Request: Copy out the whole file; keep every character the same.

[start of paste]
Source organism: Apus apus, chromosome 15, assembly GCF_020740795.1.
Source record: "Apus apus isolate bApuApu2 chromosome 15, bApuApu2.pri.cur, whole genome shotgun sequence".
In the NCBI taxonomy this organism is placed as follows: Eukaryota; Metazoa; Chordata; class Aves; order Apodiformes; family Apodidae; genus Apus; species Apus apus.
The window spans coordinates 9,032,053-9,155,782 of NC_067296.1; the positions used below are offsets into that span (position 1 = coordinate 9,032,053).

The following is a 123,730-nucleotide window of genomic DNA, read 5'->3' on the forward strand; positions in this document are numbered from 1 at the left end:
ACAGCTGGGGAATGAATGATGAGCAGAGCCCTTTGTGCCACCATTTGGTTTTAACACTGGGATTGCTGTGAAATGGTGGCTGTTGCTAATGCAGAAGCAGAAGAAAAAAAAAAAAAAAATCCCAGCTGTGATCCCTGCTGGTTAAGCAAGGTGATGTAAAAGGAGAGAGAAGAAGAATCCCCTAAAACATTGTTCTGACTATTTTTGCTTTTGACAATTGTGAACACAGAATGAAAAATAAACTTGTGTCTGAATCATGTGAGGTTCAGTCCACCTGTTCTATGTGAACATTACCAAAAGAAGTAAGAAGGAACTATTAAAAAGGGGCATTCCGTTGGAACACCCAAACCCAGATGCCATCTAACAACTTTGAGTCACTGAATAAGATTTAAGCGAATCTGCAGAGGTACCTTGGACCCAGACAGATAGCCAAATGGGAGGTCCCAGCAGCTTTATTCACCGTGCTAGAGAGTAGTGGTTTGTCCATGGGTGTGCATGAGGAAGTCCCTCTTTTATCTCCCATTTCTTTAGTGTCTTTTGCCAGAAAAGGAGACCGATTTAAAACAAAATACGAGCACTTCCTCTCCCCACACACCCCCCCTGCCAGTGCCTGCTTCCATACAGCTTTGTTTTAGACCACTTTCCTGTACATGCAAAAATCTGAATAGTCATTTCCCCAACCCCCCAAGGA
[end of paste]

Source organism: Apus apus, chromosome 15, assembly GCF_020740795.1.
Source record: "Apus apus isolate bApuApu2 chromosome 15, bApuApu2.pri.cur, whole genome shotgun sequence".
In the NCBI taxonomy this organism is placed as follows: Eukaryota; Metazoa; Chordata; class Aves; order Apodiformes; family Apodidae; genus Apus; species Apus apus.
The window spans coordinates 9,032,053-9,155,782 of NC_067296.1; the positions used below are offsets into that span (position 1 = coordinate 9,032,053).

The following is a 123,730-nucleotide window of genomic DNA, read 5'->3' on the forward strand; positions in this document are numbered from 1 at the left end:
ACAGCTGGGGAATGAATGATGAGCAGAGCCCTTTGTGCCACCATTTGGTTTTAACACTGGGATTGCTGTGAAATGGTGGCTGTTGCTAATGCAGAAGCAGAAGAAAAAAAAAAAAAAAATCCCAGCTGTGATCCCTGCTGGTTAAGCAAGGTGATGTAAAAGGAGAGAGAAGAAGAATCCCCTAAAACATTGTTCTGACTATTTTTGCTTTTGACAATTGTGAACACAGAATGAAAAATAAACTTGTGTCTGAATCATGTGAGGTTCAGTCCACCTGTTCTATGTGAACATTACCAAAAGAAGTAAGAAGGAACTATTAAAAAGGGGCATTCCGTTGGAACACCCAAACCCAGATGCCATCTAACAACTTTGAGTCACTGAATAAGATTTAAGCGAATCTGCAGAGGTACCTTGGACCCAGACAGATAGCCAAATGGGAGGTCCCAGCAGCTTTATTCACCGTGCTAGAGAGTAGTGGTTTGTCCATGGGTGTGCATGAGGAAGTCCCTCTTTTATCTCCCATTTCTTTAGTGTCTTTTGCCAGAAAAGGAGACCGATTTAAAACAAAATACGAGCACTTCCTCTCCCCACACACCCCCCCTGCCAGTGCCTGCTTCCATACAGCTTTGTTTTAGACCACTTTCCTGTACATGCAAAAATCTGAATAGTCATTTCCCCAACCCCCCAAGGA